We often look at climate change as a separate issue from biodiversity and from zoonotic diseases. But if we take a step back, it’s clear that they are all related within this broader process of planetary change driven by human choices.
BRINK: What metrics do you use to measure these pressures on the planet?
All life needs energy and materials. So the two indicators that we use for planetary pressures are carbon dioxide emissions and what we call material footprint, which is the consumption of materials across the supply chain in different countries. We measure each of these on a per capita basis.
No Countries in the Top Tier
BRINK: When you apply those metrics, how does it change the index?
CONCEIÇÃO: What we see is that there are countries achieving very high levels of human development, but that are also exerting much more pressure on the planet than others. And there are countries with low and medium human development, where the adjustment for planetary pressures tends to be very small.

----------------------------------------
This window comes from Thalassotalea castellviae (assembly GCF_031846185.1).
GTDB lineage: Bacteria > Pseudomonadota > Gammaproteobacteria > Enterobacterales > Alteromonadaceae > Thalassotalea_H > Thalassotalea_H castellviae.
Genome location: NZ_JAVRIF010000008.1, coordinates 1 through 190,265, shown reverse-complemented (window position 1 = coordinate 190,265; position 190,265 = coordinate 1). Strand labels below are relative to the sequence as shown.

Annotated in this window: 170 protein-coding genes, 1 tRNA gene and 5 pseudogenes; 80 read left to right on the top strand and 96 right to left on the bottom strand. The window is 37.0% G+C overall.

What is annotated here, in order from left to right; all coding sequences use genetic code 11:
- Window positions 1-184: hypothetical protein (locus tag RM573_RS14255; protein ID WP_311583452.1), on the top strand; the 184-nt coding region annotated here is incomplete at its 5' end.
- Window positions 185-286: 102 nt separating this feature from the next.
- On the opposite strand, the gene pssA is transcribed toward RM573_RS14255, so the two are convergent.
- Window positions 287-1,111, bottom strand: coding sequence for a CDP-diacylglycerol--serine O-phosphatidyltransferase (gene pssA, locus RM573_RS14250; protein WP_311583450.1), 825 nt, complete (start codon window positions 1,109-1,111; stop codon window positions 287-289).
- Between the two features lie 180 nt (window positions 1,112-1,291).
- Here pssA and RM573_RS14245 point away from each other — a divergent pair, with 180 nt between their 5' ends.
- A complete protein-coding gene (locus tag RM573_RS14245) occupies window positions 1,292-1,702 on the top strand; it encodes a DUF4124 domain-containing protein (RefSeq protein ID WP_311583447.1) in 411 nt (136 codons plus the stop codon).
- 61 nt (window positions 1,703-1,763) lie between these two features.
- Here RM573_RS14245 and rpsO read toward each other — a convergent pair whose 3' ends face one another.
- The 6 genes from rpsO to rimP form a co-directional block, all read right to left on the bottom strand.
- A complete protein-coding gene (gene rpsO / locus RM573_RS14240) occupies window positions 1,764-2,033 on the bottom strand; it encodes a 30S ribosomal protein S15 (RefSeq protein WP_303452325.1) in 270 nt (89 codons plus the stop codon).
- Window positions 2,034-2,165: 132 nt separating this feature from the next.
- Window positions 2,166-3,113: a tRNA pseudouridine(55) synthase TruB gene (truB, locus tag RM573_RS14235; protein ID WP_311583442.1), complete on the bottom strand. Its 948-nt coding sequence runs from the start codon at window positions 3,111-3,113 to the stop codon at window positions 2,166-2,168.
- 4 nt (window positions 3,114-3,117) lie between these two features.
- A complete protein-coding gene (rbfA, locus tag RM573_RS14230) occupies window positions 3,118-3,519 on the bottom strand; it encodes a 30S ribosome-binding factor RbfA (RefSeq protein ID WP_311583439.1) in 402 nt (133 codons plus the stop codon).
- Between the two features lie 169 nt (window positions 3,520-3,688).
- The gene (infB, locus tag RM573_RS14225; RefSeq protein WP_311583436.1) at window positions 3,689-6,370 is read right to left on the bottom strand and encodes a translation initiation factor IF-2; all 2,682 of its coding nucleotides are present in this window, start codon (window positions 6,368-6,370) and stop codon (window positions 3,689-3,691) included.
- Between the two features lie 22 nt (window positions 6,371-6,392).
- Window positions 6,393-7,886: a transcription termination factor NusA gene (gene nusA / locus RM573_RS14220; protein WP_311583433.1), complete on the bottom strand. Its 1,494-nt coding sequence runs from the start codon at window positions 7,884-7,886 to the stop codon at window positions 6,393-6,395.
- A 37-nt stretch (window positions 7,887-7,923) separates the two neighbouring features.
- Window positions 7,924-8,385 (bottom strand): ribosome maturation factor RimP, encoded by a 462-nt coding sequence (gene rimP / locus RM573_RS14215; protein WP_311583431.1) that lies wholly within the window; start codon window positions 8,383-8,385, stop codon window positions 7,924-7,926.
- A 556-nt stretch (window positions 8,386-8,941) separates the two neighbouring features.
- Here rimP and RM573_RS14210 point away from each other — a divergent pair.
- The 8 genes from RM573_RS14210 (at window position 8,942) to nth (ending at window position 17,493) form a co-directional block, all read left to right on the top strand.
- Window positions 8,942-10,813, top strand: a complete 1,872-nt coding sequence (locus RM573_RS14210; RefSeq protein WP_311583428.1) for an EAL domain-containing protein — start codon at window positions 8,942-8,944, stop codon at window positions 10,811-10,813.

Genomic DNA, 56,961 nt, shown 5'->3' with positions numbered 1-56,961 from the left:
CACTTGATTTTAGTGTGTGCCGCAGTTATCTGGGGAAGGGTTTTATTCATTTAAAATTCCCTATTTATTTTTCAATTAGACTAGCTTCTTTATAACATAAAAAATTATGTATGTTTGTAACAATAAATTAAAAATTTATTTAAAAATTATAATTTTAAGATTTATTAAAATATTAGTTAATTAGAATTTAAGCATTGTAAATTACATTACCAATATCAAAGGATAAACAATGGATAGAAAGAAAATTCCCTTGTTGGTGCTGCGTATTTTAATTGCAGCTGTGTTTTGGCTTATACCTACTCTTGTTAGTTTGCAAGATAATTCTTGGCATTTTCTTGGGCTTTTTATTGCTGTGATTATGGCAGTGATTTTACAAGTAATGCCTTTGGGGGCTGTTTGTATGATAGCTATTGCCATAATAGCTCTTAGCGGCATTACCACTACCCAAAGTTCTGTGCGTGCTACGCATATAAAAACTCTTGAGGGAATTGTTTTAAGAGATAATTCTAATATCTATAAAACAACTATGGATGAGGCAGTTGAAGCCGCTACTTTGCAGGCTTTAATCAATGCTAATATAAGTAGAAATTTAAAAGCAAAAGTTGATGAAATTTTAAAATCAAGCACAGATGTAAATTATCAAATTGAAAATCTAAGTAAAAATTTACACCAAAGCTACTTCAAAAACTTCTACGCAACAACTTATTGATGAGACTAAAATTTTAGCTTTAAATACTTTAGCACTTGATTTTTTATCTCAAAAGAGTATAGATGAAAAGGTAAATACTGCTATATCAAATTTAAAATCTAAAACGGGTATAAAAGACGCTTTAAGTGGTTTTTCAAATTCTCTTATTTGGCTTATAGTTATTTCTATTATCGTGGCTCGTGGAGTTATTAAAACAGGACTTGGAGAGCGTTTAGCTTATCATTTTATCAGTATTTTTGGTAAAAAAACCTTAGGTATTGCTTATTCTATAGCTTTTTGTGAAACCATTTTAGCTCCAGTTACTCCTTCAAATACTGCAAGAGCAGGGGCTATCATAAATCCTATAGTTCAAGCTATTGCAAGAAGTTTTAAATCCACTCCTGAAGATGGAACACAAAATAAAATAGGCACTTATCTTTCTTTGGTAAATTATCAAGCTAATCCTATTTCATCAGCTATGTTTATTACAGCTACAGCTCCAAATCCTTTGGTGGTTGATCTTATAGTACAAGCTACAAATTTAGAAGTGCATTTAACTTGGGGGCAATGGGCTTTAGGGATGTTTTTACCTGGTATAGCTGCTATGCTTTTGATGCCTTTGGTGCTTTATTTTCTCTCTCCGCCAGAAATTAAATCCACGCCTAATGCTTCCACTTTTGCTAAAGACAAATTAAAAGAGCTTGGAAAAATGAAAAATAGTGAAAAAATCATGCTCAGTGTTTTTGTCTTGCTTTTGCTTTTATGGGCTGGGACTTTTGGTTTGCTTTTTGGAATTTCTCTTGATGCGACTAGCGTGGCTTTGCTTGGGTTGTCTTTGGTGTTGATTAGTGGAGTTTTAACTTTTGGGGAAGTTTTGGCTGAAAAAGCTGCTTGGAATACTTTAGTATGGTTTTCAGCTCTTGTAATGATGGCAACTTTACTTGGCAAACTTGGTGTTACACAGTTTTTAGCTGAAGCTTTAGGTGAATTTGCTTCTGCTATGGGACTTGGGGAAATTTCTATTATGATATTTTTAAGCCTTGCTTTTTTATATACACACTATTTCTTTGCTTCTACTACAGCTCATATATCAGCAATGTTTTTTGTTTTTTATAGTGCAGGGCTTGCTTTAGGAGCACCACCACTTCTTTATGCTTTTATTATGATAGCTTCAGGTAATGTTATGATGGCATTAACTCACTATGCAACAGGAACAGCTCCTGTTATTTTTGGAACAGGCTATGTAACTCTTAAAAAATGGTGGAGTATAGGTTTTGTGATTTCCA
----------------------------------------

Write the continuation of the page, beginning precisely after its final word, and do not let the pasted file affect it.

When you add in the planetary pressures, there’s a reassortment of countries. So countries like Costa Rica, for instance, improved quite a lot, because they already scored relatively highly in the Human Development Index and have taken steps over time that have reduced planetary pressures.
On the other side, you see countries that have very high levels of material footprint or very high levels of carbon dioxide emissions and very high levels of human development, and these countries tend to drop quite a bit in the rankings. In fact, more than 50 countries have dropped out of the very high human development group, reflecting their dependence on fossil fuels and material footprint.